We’ve all heard of Covid-19 but what about the dreaded “Covid-15”? People everywhere are commiserating about their weight gain during the pandemic and the same applies to our pets.  A survey of 1,000 cat and dog owners in the US found that 42% of respondents had pets that gained weight during the pandemic. It’s not too late to involve your pets in your New Year’s fitness resolutions. Besides, fitness goals are easier to achieve with a friend!

Your  pup can motivate YOU! There are fitness trackers for dogs and they’re generally budget-friendly. They offer a variety of features to track steps, activity, calories, and sleep, and some come with built-in GPS (that’s handy if you lose track of your pup on the trail). Some of these collar gadgets (i.e., FitBark) sync with human fitness trackers like Fitbit and Google Fit, meaning you can compare your stats side-by-side. Take the family step competition to another level!

Canine fitness devices can also provide useful information for your veterinarian by tracking  changes in activity, sleep, and behavior, helping to catch issues with pain, mobility, or cognitive function early.

Understandably, it’s hard for people to get motivated on those extra hot, cold, or rainy days, but it’s no reason not to get some steps in with your dog indoors (it may also be safer for some dogs depending on the weather). Use those 30 minutes set aside for your dog’s morning walk for training indoors. Practicing commands like “stay” and “come”, “leave it”, or “heal” will make up for those missed outdoor steps AND improve the quality of your walks together when you get back out there.

OK, get fit with your dog, count steps together, sure, but how can I get my cat motivated if she hates taking me for walks or I don’t live in an ideal neighborhood for her to walk me in? Easy! While she believes she’s too superior to be seen walking next to you, she likely does want to be more active. But there are rules:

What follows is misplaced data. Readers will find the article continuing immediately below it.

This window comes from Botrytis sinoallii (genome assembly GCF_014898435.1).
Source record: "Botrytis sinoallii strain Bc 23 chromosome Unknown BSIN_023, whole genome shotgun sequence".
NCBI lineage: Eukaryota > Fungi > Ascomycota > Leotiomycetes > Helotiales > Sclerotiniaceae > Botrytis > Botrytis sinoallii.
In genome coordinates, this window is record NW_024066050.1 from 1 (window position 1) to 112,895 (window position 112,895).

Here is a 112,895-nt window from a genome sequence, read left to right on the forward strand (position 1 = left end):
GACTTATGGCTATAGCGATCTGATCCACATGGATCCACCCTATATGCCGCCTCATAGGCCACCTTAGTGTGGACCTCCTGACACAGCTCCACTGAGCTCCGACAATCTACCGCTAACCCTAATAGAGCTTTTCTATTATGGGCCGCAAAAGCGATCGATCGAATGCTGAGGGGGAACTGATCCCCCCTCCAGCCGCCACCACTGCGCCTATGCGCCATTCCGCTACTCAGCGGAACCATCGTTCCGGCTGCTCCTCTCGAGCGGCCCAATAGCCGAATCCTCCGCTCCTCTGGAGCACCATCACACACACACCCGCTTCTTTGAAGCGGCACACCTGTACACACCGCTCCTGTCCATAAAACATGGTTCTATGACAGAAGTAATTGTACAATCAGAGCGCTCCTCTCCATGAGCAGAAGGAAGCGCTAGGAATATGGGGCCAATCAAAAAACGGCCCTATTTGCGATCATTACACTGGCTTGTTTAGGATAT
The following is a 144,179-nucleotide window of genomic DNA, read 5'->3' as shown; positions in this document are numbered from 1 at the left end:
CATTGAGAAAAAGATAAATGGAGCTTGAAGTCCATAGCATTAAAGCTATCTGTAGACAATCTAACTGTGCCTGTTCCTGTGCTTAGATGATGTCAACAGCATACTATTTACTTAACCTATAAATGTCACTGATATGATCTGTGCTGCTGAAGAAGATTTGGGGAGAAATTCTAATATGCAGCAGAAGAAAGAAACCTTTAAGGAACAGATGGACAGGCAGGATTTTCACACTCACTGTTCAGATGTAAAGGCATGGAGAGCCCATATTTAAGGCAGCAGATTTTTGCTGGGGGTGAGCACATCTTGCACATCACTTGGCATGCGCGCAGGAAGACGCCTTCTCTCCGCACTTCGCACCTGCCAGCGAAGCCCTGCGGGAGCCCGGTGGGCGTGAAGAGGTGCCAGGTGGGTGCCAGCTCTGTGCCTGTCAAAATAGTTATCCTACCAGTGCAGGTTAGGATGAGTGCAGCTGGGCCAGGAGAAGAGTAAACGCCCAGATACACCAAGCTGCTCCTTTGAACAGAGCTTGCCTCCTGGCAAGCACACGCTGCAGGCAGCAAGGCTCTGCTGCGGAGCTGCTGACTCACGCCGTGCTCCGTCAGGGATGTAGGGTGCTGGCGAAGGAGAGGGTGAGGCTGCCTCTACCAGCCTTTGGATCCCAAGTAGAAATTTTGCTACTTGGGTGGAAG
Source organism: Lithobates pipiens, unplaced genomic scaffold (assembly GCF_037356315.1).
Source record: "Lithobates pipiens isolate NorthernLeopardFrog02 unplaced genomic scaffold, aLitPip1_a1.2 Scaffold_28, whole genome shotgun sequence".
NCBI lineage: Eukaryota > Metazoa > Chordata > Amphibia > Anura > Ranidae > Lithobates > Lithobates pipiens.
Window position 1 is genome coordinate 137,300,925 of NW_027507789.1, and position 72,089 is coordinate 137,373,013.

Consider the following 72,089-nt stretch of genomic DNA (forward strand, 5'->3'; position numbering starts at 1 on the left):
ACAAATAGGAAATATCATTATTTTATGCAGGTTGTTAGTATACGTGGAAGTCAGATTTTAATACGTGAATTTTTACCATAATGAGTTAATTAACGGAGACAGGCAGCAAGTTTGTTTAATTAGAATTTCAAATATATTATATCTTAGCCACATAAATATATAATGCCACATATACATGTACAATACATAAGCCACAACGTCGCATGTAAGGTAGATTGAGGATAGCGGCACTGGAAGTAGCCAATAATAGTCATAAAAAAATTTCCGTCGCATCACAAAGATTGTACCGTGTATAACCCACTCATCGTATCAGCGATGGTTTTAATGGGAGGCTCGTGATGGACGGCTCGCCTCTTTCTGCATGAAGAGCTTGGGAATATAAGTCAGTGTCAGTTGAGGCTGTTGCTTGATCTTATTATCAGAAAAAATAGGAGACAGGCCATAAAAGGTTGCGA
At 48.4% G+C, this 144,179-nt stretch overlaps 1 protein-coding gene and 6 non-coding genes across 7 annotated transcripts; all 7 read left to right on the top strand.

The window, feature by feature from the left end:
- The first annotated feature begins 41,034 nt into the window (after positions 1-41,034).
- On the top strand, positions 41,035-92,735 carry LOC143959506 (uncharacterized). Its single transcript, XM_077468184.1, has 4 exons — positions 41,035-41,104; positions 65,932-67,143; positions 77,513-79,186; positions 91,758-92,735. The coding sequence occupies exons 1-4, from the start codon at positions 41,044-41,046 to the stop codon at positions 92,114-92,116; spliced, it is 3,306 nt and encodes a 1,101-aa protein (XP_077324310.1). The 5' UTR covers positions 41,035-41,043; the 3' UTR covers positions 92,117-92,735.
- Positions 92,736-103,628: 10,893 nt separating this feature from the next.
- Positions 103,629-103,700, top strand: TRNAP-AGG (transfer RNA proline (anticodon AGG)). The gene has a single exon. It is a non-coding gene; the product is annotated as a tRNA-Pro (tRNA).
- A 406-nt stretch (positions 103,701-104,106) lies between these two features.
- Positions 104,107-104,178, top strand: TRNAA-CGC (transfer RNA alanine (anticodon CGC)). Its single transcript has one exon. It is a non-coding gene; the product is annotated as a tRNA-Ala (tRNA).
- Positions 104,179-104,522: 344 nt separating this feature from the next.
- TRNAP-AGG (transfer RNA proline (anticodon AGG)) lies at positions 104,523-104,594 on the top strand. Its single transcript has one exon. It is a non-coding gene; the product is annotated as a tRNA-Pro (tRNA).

Rule #1: If you want your cats to do something for you, make it seem like it was their idea in the first place.

Rule #2: Hungry cats are motivated cats.

Rule #3: Review Rule #1.

Cats evolved as hunters and scavengers, and these natural instincts are still deeply ingrained in even the “laziest” of lap cats. Reigniting these instincts will get them moving more AND provide mental enrichment, making them happier, too (review Rule #1 again). Rather than leaving food out or feeding meals in standard dishes, you can strategically use food in games to your/her advantage (review Rule #2…and Rule #1 again for good measure). Here are some ideas to get started:

Hide kibble throughout a suitable part of your home to set your cat on a scavenger hunt. Think on top of furniture, under the coffee table, on each level of the cat tree or a staircase, inside the travel carrier, on top of the dresser – any place they are allowed to go and can access safely. You can use prey-like kibble dispensers or egg carton cups to keep dust and dirt off the kibble and likewise keep the kibble grease off your carpet and furniture.

Turn your cat’s kibble into prey and she will chase it if she’s motivated enough (review Rule #2). Start simple by landing a kibble piece close to her – if a furry paw slides out to get it, you have her attention. Gradually throw the kibble further and further away. If you throw the kibble upwards, you might discover your cat has some hidden Michael Jordan (ish) moves.

There are considerations to keep in mind with these kitty activities. First, if your cat has a medical condition such as arthritis or heart disease, ask your veterinarian if these games may compromise her health or comfort and if so, ask for advice about suitable types of activity. Second, if you have multiple cats, ensure the games are non-competitive. This may require using separate rooms for hide-and-seek or playing fetch with one cat at a time in a private area of the home.

If it’s still appropriate to wish a Happy New Year to your co-worker in your first email of 2022 and you can spot at least one home in your neighborhood still glowing under Christmas lights, it’s not too late to set a New Year’s resolution with your pet to get more active!

LifeLearn News

Note: This article, written by LifeLearn Animal Health (LifeLearn Inc.) is licensed to this practice for the personal use of our clients. Any copying, printing or further distribution is prohibited without the express written permission of Lifelearn. Please note that the news information presented here is NOT a substitute for a proper consultation and/or clinical examination of your pet by a veterinarian.

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